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Extra! Extra! Read all about it in these fictional magazines

Screenshot: Futurama
Screenshot: Futurama

With more than 5.2 million articles, Wikipedia is an invaluable resource, whether you’re throwing a term paper together at the last minute or learning about the history of America’s most trusted news source. We explore some of Wikipedia’s oddities in our 5,349,356-week series, Wiki Wormhole.

This week’s entry: Fictional magazines

What it’s about: The real-world magazine business has seen better days, but in the world of fiction, magazines are going strong. From throwaway Simpsons gags like Donut Fancy or Magazine Hater to MODE’s competitors on Ugly Betty, there’s a whole fake publishing world to explore.

Screenshot: Airplane!

Strangest fact: The Tommy Westphall Universe has competition. Playpen, a fake porn rag that combines Playboy and Penthouse into something that manages to be more unseemly than either, has shown up as inspirational material to characters on everything from Fantasy Island to Friends to Freaks And Geeks. Playpen’s first appearance is believed to be on That Girl in the late ’60s, and it’s been seen in period shows like That ’70s Show and Everybody Hates Chris, but also on present-day series like The Office and CSI.

A copy of Playpen even made it into Sawyer’s stash. (Screenshot: Lost)

Biggest controversy: Sometimes reality is just as strange as fiction. Obvious fake Oatmeal Enthusiast was featured in The Simpsons Movie, but according to Wikipedia it is in fact a real magazine. As is Big ’Uns, a—let’s go with Wikipedia’s polite euphemism—“men’s magazine” from Married… With Children, which apparently also graces the nation’s finest real-life truck stop magazine racks.

Also controversial, Playduck, part of a very unsettling thread of duck sexuality running through what we think was maybe supposed to be a kids’ movie. (Screenshot: Howard The Duck)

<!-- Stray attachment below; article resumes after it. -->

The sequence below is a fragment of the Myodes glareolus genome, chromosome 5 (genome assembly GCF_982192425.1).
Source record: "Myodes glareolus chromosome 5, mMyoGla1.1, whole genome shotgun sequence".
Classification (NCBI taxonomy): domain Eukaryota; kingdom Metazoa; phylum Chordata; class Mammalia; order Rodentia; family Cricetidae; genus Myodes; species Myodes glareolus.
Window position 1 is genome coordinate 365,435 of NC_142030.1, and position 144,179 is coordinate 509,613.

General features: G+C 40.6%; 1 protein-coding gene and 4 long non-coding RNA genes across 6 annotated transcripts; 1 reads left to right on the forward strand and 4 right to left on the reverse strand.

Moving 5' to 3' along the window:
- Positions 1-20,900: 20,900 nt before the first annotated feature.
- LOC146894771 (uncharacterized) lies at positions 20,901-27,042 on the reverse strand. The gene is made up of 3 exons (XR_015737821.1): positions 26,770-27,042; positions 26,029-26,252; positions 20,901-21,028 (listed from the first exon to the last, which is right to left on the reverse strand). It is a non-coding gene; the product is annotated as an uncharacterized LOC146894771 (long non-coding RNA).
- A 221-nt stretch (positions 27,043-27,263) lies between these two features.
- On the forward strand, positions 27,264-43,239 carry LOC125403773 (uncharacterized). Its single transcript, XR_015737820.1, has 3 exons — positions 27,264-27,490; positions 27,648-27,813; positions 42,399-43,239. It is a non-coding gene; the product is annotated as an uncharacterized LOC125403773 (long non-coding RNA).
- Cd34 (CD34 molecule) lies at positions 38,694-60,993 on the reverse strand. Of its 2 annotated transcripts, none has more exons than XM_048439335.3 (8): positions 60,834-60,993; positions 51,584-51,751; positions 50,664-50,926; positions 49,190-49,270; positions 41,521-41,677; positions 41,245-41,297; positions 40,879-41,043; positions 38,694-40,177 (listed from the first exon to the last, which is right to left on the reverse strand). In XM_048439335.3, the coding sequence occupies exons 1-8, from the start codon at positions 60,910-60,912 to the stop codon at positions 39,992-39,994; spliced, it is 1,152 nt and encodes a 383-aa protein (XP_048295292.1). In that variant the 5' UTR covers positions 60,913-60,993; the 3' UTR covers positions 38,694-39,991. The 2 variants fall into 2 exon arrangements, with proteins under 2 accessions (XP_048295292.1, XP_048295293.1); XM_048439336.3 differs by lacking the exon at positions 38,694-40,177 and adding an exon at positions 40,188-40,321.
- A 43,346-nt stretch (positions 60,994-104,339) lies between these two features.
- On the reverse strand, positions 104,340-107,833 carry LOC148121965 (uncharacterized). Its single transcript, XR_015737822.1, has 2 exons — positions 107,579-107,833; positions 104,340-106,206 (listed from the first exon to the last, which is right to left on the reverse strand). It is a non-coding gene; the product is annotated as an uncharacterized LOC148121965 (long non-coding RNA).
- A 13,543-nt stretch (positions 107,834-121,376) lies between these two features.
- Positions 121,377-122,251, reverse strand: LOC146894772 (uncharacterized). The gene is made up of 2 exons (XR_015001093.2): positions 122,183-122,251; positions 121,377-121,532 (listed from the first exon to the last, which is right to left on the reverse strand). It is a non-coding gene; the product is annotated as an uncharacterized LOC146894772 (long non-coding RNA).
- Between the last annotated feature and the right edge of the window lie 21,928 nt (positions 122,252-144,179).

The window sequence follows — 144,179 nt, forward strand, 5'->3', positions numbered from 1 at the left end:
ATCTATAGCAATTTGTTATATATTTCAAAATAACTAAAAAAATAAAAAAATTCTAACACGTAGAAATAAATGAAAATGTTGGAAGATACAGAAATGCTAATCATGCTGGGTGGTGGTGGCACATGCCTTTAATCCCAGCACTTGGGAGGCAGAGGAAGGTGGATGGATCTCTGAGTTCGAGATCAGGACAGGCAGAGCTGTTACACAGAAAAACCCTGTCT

Thing we were happiest to learn: The Simpsons has been single-handedly keeping the fake publishing industry alive. From special-interest publications like Ballooning Monthly, Nap Fancy, and Obsessive Bride to hyperspecific titles like Temporarily Deaf Weekly, First-Born Twin (and its sister publication, Second-Born Twin), and The New York Review Of Mops to spoofs of real titles like Better Homes Than Yours, Cigarette Aficionado, or Men’s Fatness, the Kwik-E-Mart’s magazine rack is overflowing with puns, in-jokes, and meta-humor.

Screenshot: The Simpsons

Thing we were unhappiest to learn: Like most Wikipedia lists, this one is far from complete. Among the biggest omissions are Onion Weekender and the futuristic magazines in the background of Blade Runner.

Best link to elsewhere on Wikipedia: Who says print is dead (apart from our sister publication, in that article we linked to earlier)? It lives on in our imaginations, as Wikipedia also has lists of fictional newspapers, books, and comics. The latter is, like most of the internet, another repository of Simpsons references.

Further down the Wormhole: After The Simpsons, the creator of the most fictional magazines on the list is fellow Matt Groening-created animated series Futurama, with nine titles, six of which are robot-themed porn. Futurama ran on Fox from 1999 to 2003 and was resurrected by Comedy Central for two more seasons from 2010 to 2011, which reminds of us of someone else who died and was resurrected and has touched millions of people’s lives: Buffy The Vampire Slayer. As The A.V. Club observes Buffy week next week, we’ll take a look at the list of television series that changed networks.